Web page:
Hunt stresses the importance of banding together, especially “coming from a community which is so often misrepresented in the media and criminalized in many places — it is extremely important for us to take the lead in innovation. We often have people outside of the industry come in with bandaid solutions formed by a lack of in-depth knowledge of sex work.” 

Those in the know have been responding positively to the service, which they feel is certainly more targeted at their industry than other social networks.

Luna Sapphire, clips performer and “Lipstick Lesbian Dominatrix,” tooted at XBIZ, “Being sex worker-friendly, Switter already has such an advantage [over] Twitter as long as it keeps growing and clients/fans sign up! I think it’s awesome that sex workers are so resourceful and came up with this solution, and it’s already growing so fast. I was just shadowbanned for three weeks on Twitter, so a space where I don’t have to worry about being banned for doing my job is great.”

Adult performer Alice Fae explained to XBIZ, “I use Switter because it makes me feel more secure. … It’s not based in the U.S., which means that if/when the censorship hits us because of SESTA/FOSTA, this most likely won’t be affected. It’s a good platform to connect with other people in the industry and hopefully it’ll be a better place to advertise services.”

People like QueenMisty420 were relieved that the platform has no ads — a possible future that Hunt completely dismisses, “We want to keep this platform as accessible as possible. … This was a side project we put together purely to ensure we don’t lose the community if Twitter took action. We are aware that there will be increasing costs as we expand but our approach would more align with donations from the community rather than charging people.”

Performer/producer Jiz Lee, who champions the work of the Assembly Four team, explained that they were introduced to Switter “by a fan who reached out last year with concern about Twitter’s shadow ban actions and the future of free speech and sexual expression on social media sites in general. Unlike Twitter, Mastodon is open source with its ‘instances’ self-hosted, and it offers various functions (like the ability to add content warnings to posts, privacy options per post, closed captioning interfaces and much more). In that regard, it's currently ‘better’ than Twitter.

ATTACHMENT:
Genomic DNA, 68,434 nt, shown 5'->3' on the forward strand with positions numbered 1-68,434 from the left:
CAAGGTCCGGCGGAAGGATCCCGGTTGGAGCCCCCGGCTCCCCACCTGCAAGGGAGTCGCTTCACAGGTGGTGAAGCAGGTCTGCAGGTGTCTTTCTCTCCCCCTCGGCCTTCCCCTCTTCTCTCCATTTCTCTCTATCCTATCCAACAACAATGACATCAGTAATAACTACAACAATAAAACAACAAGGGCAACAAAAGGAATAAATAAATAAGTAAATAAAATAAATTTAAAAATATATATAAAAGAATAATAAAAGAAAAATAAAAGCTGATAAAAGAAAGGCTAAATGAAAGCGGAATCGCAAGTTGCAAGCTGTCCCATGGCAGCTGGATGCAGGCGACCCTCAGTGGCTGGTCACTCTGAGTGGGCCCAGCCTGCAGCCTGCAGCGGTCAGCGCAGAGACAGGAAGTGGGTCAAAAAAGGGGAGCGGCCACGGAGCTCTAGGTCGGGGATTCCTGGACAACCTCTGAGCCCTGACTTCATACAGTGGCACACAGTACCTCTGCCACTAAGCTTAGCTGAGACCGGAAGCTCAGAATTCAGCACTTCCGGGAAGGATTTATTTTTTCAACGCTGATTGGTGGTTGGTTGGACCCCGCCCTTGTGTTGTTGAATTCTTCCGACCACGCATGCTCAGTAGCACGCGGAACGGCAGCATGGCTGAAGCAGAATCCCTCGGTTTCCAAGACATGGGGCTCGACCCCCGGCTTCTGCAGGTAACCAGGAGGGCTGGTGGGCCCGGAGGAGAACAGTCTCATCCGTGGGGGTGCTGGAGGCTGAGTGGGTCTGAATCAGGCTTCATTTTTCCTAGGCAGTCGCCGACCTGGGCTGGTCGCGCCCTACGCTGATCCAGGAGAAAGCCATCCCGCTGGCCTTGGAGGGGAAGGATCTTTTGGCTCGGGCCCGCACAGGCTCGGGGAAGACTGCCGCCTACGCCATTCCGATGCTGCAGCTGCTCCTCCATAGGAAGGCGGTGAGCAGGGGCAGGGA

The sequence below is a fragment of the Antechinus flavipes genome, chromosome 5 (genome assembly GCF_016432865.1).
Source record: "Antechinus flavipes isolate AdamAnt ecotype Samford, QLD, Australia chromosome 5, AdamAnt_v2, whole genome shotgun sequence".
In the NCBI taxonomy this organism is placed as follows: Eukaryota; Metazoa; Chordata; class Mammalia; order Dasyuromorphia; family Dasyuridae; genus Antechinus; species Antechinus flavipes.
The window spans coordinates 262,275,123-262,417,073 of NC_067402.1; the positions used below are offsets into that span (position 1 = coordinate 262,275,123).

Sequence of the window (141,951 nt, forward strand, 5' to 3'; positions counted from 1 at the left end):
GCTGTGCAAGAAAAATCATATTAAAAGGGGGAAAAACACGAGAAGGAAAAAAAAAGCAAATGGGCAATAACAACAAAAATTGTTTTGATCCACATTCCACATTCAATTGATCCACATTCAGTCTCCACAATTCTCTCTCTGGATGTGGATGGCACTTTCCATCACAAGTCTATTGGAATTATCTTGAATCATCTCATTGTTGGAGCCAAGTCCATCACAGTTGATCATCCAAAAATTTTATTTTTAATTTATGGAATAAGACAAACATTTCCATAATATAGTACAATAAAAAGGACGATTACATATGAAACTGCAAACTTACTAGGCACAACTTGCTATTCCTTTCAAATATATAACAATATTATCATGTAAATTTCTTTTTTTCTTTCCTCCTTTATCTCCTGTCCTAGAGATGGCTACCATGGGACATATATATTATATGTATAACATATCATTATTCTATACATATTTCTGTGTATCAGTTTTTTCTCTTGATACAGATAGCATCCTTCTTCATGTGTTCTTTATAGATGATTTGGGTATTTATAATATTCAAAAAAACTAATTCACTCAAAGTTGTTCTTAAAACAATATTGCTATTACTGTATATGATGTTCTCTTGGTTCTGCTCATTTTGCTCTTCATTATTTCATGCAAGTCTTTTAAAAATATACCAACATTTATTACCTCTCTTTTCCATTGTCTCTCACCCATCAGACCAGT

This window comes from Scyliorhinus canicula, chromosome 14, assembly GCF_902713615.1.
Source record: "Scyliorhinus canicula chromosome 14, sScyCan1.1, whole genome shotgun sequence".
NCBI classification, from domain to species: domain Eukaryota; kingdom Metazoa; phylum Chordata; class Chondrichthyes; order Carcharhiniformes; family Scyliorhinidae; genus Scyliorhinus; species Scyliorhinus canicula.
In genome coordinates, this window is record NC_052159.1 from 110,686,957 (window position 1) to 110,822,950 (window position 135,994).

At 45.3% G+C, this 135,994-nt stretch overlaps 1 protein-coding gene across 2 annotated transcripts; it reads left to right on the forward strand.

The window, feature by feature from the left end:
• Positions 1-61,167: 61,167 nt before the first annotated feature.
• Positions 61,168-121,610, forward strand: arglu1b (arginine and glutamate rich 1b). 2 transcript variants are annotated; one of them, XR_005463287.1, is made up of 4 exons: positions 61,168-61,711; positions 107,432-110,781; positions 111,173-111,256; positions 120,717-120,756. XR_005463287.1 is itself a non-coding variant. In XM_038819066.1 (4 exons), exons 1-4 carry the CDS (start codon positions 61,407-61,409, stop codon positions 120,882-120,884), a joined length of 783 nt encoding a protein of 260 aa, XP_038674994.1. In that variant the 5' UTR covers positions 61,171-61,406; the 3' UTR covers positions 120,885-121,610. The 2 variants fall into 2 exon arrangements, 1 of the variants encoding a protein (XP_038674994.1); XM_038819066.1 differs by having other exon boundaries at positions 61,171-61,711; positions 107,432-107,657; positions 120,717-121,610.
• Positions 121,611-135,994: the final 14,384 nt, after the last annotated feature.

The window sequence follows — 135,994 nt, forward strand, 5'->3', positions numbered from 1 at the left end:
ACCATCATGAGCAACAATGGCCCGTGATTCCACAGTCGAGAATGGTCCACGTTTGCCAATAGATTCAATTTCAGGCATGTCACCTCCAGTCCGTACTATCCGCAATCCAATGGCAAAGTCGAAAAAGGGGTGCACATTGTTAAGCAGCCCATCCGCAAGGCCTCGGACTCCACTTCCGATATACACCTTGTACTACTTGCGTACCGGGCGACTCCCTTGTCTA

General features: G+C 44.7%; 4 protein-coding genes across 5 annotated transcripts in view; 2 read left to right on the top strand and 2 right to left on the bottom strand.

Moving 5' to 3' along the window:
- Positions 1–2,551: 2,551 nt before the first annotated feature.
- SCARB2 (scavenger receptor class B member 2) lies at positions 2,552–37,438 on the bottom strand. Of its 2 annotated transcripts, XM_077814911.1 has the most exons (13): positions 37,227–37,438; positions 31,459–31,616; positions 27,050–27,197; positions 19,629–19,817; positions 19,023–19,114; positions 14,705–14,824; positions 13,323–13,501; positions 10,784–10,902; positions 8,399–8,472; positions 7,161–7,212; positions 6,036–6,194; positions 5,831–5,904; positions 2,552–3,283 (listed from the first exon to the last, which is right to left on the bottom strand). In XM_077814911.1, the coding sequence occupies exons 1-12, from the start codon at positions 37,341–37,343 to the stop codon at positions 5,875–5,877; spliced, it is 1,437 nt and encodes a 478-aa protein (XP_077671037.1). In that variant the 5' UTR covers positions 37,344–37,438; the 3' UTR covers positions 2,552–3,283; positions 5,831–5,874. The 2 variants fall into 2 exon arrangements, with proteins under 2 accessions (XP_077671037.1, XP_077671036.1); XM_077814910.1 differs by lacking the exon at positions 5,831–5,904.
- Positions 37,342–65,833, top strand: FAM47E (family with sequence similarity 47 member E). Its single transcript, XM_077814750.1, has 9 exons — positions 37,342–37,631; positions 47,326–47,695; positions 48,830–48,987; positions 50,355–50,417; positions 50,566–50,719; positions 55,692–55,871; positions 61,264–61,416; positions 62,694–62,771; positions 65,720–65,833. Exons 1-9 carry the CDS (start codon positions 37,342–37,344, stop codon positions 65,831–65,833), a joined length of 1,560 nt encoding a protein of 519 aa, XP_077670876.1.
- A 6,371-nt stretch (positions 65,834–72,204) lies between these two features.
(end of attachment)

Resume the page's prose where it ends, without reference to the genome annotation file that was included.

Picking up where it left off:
“[I] will keep my eye on how the platform progresses,” they told XBIZ. “It has the potential to serve many sex work community needs, from information sharing to harm reduction resources, and even provide promotion of videos and tour dates, taking the place of sites which have shut down or social media sites that push sex workers out. It's about time the sex work community be proactive and take control of our space, stories, and safety — whether political or technical. Sex workers are a global community!”

Many Switter users are excited at the possibility of uniting this widespread network of SWers. Adult model Vaughn Wolff explained to XBIZ the importance of Switter helping those in the adult industry “have an open forum to communicate” — especially now that other, more traditional avenues are closing.

“I just joined yesterday,” tooted model and pro domme Miss Chloe Holloway at XBIZ, “and what I like about it already is the sense of camaraderie. It’s saying, ‘SESTA/FOSTA is bullshit, but we will adapt and not only will we survive, but we will [also] thrive and we will do it together.’” 

And if the first few days of Switter’s existence are any indication, thriving is exactly what the SW community will continue to do — with or without outside help.